There’s an old joke about a large blue-chip organisation and its rotating country manager policy that goes something like this: a new country manager, appointed for three years, spends the first year changing everything his/her predecessor did, the second year making plans, and the third implementing a whole bunch of stuff that the next incumbent will come along and change.
We’re assuming that there’s no truth to this anecdote but, just in case, Brainstorm caught up with four newly appointed country managers to find out exactly what their plans are.
SAS Institute’s new country manager is no stranger to the local enterprise market, having worked for SAP before taking up his current post. His new home, as it were, is a ‘strictly analytics’ company, well known for its R&D (30 percent of annual revenue) and its co-founder and CEO, James (Jim) Goodnight, one of the wealthiest men in the world. Emma Murray, Software AG SA
Maphum Nxumalo says the company has grown year on year every year since it was founded, and that this trend continues. The local operation is keeping up nicely, he says, performing well on a yearly basis.
“SAS has come of age in terms of mastering different industries,” he says. “There has been massive investment in being industry-specific. We’ve gone deep into industries to understand our customers’ businesses and to help them use analytics to achieve their goals.”
The company is keen on helping employees meet their goals too, and the company consistently wins ‘best place to work for’ awards. “It’s about the leadership concept,” Nxumalo says. “Everyone feels at home here, and the care the company gives to employees is exceptional. Dr Goodnight’s leadership is inspirational and he interacts with staff at every level of the organisation. We strive to emulate that.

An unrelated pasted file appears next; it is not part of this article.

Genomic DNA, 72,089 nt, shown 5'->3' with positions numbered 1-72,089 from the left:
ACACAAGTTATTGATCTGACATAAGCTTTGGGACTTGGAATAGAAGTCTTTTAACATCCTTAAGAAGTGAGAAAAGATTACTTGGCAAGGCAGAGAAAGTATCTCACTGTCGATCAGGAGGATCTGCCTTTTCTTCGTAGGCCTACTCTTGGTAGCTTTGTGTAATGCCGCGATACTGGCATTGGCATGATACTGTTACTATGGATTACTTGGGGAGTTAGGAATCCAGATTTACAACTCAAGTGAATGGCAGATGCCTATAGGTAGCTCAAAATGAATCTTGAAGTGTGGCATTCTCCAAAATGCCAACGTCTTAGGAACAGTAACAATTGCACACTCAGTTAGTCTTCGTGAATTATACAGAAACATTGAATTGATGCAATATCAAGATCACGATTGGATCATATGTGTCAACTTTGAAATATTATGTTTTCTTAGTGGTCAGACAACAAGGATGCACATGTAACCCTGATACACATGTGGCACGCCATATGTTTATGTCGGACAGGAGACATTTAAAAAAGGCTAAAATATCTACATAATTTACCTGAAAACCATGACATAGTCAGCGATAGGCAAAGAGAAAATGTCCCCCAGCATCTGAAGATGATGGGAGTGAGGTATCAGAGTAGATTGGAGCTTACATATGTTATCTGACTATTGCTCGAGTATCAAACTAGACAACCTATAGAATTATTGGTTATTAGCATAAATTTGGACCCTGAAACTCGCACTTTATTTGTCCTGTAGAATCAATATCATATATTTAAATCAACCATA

“Top of the agenda is helping CIOs realise the importance of business and IT coming together to bridge the IT and business innovation gap seamlessly, to enable the CIO to drive business at the C-level.
“We’re working with customers and understanding their businesses before suggesting solutions. We’re very much in the customer space. Execution and delivery are important to us so that customers can receive the benefits of their investments.”
Nxumalo says the company has identified key strategic industries where it sees “great need” and is going after business there. Sectors like banking and insurance, telecommunications, which it is targeting aggressively, and retail, where customer intelligence and risk intelligence are crucial.
“We strive to help retail customers get the correct customers on board through intelligence gathered via analytics in the database, as well as helping them retain profitable customers.
“We’re also going very strong into the public sector,” he notes, “as we’ve seen great potential for performance management, management and evaluation solutions in government, and are working at all tiers.”